Aaron Seward
      
     
    Sources
    Sheet Metal CCR Sheet Metal Cast Iron Robinson Iron Historic Wood Windows J. Padin 973-642-0550 Sandstone Cathedral Stone
     

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  • The Cathedral Stone Newsletter

    Historic Brick Wall Scheduled for Demolition Saved by Jahn M30 The Cathedral Stone Newsletter, July 2006

    The condominium complex at 241 Eldridge Street was constructed in 1904 in the Lower East Side of Manhattan. Architect Scott Henson was hired by the condominium board to perform a full exterior analysis of the building. The analysis revealed a number of necessary repairs, including brick, window, and terra cotta replacement and repairs, mortar joint cutting and re pointing, as well as the replacement of the roof membrane and cornice. During removal of the parapet walls, the internal conditions of the brickwork and mortar were found to be severely deficient. The back-up masonry was loose laid in many areas with no mortar.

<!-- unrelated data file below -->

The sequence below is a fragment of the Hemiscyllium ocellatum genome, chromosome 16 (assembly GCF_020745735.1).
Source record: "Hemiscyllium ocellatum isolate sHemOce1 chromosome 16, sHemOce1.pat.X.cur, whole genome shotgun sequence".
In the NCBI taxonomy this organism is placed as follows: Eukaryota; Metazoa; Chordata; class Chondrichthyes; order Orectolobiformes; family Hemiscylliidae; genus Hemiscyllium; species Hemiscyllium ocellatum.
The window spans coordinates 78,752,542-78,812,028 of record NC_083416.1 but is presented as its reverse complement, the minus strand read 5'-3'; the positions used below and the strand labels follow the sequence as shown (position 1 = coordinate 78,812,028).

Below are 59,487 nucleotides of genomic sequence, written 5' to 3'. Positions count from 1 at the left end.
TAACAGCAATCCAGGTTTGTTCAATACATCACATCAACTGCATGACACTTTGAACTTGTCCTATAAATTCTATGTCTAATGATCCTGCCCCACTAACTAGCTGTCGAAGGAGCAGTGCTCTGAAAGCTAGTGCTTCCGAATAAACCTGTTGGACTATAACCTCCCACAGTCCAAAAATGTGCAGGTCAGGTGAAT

The failures of this building were directly attributed to the mortar. The mortar used in the original construction of this building consisted of a high-lime content resulting in little or no binding between the mortar and the bricks. The mortar within the walls was loose and powdery. Adverse weather conditions and poor maintenance over the life of the building accelerated the deterioration of the mortar. Several structural engineers were invited to the building to inspect conditions and provide recommendations. The consensus was that the walls required complete reconstruction from the ground up. This solution was prohibitively expensive for the building owners; therefore and extensive search was undertaken for an alternative solution to repair the internal condition of the walls. After the research and testing of many masonry techniques and products, including mechanical pinning, brick repair products and soil consolidation products, Cathedral Stone Products' Jahn M30 Micro Injection Grout was found. When injected, Jahn M30 will travel into the substrate and continue until it flows freely from this port and other ports at the same level. The ports are then sealed using non-staining clay, sealant, or caulk. A series of injection ports must be drilled on the face of the substrate to create a "drill frame." Ports should be drilled in a downward direction. Cathedral Stone Products, Inc. supplied Jahn M30 Injection Grout for a test area. Cathedral Stone Products representatives, including Dan Perakes, conducted the initial testing on the building. A second and larger test was performed to confirm initial results. This test involved injecting the Jahn M30 into specific areas in the walls to determine whether or not the repair process was going to work. Jahn M30 again proved successful. Extensive testing was performed until the correct installation procedures and amounts of grout required were determined to consolidate the existing lose, powdery mortar, to fill the voids between the internal brickwork, and ultimately to provide a structurally stable building. It was originally thought that the cost to replace the exterior walls would be an estimated $1.8 million. The repairs would have to be completed section by section. Because of the success of Jahn M30 the entire project cost was $106,000 saving the owners over $1.6 million. Scott Henson Architects hired Viles Contracting Corporation to complete the repairs. From February 9th to April 22nd, 2005, they drilled 1,435 holes into the building and pumped in 1,280 gallons of the M30 Injection Grout. After 241 Eldridge Street was completed, the project was featured in the NY Times and drew interest from the engineers with the New York City Housing Authority (NYCHA). They wanted to look at the project to see if the repair method was a viable alternative for maintaining their buildings. They met with both Cathedral Stone Representatives as well as Scott Henson. In the summer of 2005, CSP successfully completed Jahn M30 Injection test of the New York City Housing Authority. They are currently monitoring the tests and are considering using the method of restoration for future projects.         Go to Cathedral Stone Newsletter